Since 2015, California has offered $15 million in community college assistance — including tutoring, transportation and housing support — to kids in foster care who are age 16 to 26.
Senate Bill 12, one of the 859 bills signed into law this session by California Gov. Jerry Brown (D), will expand the reach of that program, which proponents hope will soon become a statewide venture.
The program, called NextUp, may have a big impact for the state’s roughly 62,000 foster youth. It connects current and former foster youth at community colleges with greater resources and personal assistance on campus. Any student between 16 and 26 is eligible. Right now, it is approved for only 10 of the state’s 72 college districts.
SB 12 does not add new money to the current $15 million authorization for NextUp. But in its first two years, the program has not spent the full allotment, and the bill permits an expanded scope that will add another 10 districts.
The bill also streamlines the verification process of foster youth for financial aid purposes, and requires child welfare social workers assign a foster youth’s case plan to an adult responsible for assisting the youth with college and financial aid applications.
With higher-than-average dropout rates, foster youth are often less likely to graduate from college. Only nine percent nationwide earn a bachelor’s degree, although that estimate is sometimes as low as three percent.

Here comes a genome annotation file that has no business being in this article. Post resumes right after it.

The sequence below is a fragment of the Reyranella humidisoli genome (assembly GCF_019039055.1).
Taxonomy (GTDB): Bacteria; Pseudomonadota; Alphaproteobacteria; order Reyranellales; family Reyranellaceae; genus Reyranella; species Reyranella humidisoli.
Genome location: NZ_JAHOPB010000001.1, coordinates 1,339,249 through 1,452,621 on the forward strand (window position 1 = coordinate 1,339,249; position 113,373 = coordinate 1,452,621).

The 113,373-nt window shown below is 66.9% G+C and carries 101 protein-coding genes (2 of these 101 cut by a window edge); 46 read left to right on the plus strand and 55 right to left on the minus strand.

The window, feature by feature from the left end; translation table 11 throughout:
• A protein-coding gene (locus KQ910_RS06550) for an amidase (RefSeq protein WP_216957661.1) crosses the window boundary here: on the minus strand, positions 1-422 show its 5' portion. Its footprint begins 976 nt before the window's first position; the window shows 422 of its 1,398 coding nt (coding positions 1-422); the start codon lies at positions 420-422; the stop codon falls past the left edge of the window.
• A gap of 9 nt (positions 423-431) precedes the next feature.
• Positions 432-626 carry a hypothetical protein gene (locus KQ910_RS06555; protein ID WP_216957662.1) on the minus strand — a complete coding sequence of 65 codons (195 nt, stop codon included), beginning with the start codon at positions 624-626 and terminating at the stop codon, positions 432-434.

“The assumption that success for a foster youth equates to getting a high school diploma and then getting some sort of entry-level job … that’s a very limited notion of success,” says Debbie Raucher, project director at John Burton Advocates for Youth. “In today’s economy, without some form of post-secondary education, it is extremely unlikely that foster youth are going to move on to be truly independent and have sustainable and fulfilling lives.”
A major sponsor of SB 12, John Burton Advocates for Youth issued a 2015 report called Charting The Course, which articulated the many challenges foster youth face when it comes to enrolling in school.
“From that research is how we landed on the provisions of SB 12,” Raucher says, adding that the financial aid process can be so complex that many youth “fall through the cracks.”
There are a number of reasons for that. Sometimes, it’s not clear whose job it is to help these teenagers fill out FAFSA forms. Everybody thinks it’s somebody else’s job, Raucher says, but with SB 12, that problem will be addressed.
Another issue is foster youth have to regularly verify with the school that they are wards of the state, but once these different agencies figure out a process for data exchange, that should make it easier for students.
Still, one of the biggest challenges facing this demographic is housing, which is an especially growing problem at community colleges where it can be incredibly expensive or unobtainable.
“You’re hearing more and more the increase in the number of young adults that are homeless,” Sen. Jim Beall, the Democratic author of SB 12, said in an interview with The Imprint. “Most of them are couch surfers, some of them live in their cars.”